Musk and the Saudis hadn’t yet reached an agreement on the terms or structure of their participation before he pulled the plug, the people said. Besides its interest in Tesla, the Saudi sovereign wealth fund is considering an investment in aspiring U.S. electric-car maker, Lucid Motors Inc., one of the people said.
One of the investors Musk’s advisers had lined up was Volkswagen AG, the Wall Street Journal reported, citing people familiar with the matter. A representative for the German automaker declined to comment when reached by Bloomberg News.
Other investors made their concerns widely known. Cathie Wood, chief investment officer of ARK Investment Management, published an open letter to Musk and Tesla’s board Aug. 22 in which she stated that Tesla should remain a public company. “Thank you for the thoughtful letter,” Musk responded on Twitter.
Musk had hired advisers including Goldman Sachs Group Inc. and Silver Lake as well as Morgan Stanley. Yet discussions about how a deal might proceed were still at an early stage when he decided to call off the plan, according to people familiar with the matter. Banks had at most just a couple of weeks to assess the situation, after being brought in to advise only after Musk’s initial tweet, said the people, who asked not to be identified as the details aren’t public.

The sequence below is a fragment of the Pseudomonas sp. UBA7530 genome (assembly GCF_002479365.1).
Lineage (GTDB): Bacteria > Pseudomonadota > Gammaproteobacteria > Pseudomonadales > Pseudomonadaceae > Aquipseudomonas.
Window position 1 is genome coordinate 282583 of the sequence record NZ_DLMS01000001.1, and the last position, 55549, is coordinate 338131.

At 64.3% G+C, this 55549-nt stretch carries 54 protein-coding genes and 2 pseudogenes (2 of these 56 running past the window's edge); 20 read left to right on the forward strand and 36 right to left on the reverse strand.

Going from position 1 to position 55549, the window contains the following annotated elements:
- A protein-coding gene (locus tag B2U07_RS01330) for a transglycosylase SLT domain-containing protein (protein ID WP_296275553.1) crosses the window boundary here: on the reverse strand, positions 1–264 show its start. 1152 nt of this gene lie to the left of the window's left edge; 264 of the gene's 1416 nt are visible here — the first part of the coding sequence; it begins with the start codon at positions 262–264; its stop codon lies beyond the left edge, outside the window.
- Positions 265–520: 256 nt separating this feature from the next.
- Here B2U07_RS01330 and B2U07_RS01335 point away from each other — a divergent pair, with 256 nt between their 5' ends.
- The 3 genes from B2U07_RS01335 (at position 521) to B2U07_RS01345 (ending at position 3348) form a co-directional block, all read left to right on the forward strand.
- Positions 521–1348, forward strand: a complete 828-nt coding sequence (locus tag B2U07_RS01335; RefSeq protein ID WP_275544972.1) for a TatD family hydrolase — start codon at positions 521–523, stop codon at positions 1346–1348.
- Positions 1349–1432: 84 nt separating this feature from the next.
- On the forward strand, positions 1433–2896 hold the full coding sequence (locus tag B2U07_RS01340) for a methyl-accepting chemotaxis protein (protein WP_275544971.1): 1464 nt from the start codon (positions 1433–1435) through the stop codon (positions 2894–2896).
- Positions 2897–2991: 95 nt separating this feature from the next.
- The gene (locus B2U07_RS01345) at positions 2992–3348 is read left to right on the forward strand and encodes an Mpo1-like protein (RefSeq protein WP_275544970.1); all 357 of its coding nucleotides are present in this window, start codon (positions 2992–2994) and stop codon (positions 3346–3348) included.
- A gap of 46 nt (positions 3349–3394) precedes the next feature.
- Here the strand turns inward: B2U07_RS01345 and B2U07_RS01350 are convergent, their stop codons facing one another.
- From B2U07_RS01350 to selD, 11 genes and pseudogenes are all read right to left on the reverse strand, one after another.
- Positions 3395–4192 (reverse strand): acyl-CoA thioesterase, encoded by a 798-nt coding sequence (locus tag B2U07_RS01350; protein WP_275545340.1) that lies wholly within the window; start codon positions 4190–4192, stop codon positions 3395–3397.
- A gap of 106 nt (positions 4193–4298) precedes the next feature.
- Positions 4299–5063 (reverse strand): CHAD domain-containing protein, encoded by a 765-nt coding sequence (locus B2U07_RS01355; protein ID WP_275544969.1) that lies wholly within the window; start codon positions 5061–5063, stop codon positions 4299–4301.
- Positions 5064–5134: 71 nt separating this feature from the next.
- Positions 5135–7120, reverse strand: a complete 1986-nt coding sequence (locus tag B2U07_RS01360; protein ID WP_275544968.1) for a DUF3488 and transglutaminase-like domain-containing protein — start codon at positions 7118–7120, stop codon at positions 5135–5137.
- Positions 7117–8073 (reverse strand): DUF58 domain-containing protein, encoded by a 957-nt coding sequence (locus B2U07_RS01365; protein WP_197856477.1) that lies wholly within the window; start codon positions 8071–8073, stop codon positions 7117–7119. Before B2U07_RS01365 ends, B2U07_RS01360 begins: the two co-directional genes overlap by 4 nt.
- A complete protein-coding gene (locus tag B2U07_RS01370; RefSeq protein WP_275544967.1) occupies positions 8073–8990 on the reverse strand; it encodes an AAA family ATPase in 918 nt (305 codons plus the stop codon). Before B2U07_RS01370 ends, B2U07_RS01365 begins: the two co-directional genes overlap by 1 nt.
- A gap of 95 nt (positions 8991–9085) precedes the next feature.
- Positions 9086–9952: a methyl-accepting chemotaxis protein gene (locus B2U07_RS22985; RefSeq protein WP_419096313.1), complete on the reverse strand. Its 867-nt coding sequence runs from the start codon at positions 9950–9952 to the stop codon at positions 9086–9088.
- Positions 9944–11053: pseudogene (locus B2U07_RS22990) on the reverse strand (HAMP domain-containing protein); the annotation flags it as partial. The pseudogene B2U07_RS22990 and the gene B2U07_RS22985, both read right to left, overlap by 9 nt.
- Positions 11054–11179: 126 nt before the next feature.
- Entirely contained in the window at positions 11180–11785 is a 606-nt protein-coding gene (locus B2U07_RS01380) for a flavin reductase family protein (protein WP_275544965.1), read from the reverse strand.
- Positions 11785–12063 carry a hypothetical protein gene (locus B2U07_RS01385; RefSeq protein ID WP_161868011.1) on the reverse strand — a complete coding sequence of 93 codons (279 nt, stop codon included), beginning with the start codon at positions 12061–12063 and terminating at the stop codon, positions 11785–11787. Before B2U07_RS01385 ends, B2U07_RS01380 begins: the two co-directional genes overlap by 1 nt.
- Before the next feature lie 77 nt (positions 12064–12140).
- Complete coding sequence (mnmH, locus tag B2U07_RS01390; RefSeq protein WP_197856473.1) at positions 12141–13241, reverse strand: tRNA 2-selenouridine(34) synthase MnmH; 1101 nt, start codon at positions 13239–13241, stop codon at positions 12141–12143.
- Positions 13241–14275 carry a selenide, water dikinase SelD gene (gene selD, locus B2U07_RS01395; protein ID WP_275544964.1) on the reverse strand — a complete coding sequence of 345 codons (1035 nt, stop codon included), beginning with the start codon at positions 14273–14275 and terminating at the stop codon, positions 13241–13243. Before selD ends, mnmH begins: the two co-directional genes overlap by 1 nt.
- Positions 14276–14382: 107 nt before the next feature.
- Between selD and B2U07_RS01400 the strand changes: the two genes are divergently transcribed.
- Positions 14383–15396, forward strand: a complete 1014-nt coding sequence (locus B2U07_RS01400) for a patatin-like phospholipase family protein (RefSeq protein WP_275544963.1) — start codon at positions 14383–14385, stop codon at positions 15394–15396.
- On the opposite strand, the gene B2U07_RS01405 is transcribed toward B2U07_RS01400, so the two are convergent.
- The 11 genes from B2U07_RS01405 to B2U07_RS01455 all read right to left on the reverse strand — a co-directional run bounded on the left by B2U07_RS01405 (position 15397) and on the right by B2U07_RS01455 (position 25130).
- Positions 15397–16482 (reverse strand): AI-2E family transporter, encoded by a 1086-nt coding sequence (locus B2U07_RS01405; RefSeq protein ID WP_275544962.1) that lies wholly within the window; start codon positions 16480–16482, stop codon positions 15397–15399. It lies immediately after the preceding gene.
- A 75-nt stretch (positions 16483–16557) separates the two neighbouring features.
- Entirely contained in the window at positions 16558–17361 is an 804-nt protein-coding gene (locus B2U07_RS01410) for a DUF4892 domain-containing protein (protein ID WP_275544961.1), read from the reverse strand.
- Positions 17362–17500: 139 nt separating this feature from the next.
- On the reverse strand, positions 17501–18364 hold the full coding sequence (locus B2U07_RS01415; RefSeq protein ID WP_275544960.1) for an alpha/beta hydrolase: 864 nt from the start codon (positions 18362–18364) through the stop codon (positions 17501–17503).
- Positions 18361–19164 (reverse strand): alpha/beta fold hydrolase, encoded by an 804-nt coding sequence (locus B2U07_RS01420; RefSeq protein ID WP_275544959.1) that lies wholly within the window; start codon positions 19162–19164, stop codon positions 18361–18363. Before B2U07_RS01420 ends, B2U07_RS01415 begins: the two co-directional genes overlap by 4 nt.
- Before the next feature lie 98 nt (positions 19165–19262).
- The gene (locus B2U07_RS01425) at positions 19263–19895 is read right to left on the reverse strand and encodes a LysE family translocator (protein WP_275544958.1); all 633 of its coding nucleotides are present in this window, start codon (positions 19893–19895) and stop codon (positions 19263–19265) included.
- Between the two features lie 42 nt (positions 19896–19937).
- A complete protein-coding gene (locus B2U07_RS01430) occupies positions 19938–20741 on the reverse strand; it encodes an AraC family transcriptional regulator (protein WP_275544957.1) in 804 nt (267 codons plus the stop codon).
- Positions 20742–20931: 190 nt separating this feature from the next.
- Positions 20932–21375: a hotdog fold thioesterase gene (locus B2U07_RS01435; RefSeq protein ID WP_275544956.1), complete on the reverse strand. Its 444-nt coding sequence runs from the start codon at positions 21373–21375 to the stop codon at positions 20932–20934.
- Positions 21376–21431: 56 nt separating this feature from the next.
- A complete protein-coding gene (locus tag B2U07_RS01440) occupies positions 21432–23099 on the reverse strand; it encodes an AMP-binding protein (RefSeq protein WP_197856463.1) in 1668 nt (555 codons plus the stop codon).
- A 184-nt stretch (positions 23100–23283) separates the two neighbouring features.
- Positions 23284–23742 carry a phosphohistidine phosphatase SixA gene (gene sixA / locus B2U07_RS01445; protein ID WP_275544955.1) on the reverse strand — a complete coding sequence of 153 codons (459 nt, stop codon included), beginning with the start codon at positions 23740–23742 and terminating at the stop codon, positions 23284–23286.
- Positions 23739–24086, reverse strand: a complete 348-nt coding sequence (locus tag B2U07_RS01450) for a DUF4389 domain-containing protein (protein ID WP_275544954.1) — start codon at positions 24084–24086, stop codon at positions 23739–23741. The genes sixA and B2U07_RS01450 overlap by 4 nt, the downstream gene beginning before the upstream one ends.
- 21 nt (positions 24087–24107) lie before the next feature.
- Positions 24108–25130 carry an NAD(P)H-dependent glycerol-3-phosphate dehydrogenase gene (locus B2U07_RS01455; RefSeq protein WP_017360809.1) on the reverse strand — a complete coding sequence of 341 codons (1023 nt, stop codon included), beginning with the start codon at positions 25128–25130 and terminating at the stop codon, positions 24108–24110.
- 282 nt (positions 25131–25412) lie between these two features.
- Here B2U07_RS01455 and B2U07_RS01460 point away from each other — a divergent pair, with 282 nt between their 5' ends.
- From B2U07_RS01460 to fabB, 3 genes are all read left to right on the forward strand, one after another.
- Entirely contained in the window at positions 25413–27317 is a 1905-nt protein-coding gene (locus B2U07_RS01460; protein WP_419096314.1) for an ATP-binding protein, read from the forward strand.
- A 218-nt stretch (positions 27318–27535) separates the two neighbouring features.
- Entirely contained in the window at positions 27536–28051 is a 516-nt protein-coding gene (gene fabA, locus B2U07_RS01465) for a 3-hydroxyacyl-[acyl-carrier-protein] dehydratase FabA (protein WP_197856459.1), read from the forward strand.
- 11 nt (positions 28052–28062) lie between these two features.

One of the ideas that advisers discussed involved creating a private market for Tesla shares, similar to how the stock of SpaceX, Musk’s rocket company, is traded among employees and other shareholders, the people said.
Yet no decisions had been made on how to advance as the advisers still were trying to understand the funding situation and whether taking the company private was even plausible, the people said.
Musk’s decision to scrap his plan still leaves many questions about where he and the electric-car maker go from here. Leaving ownership as is puts the scrutiny back on Musk’s all-consuming work style, the company’s tricky cash position, its ability to meet mass-market production goals and the independence and oversight of Tesla’s board.
The next measure of how Tesla bounces back may come in early October, when it will report third-quarter production and deliveries. The company has said it expects to make 50,000 to 55,000 Model 3s in the quarter, which averages to about 4,200 vehicles a week at the higher end of the guidance.
“Eventually this will blow over, but it’s going to take at least six months,” Loup Ventures analyst Gene Munster said by phone Aug. 25. “This is not a situation where we can just forget about it. It’s created a new layer of questions for investors. And now Tesla needs to get back to basics, which is ramping Model 3 production and profitability.”
The SEC investigation and investor lawsuits related to the whipsawing stock will at minimum continue to divert management’s time from operations, Joel Levington, a senior credit analyst with Bloomberg Intelligence, said in a note Aug. 25. Musk’s exhaustion, which the CEO described in a New York Times interview, is the “most critical near-term concern.”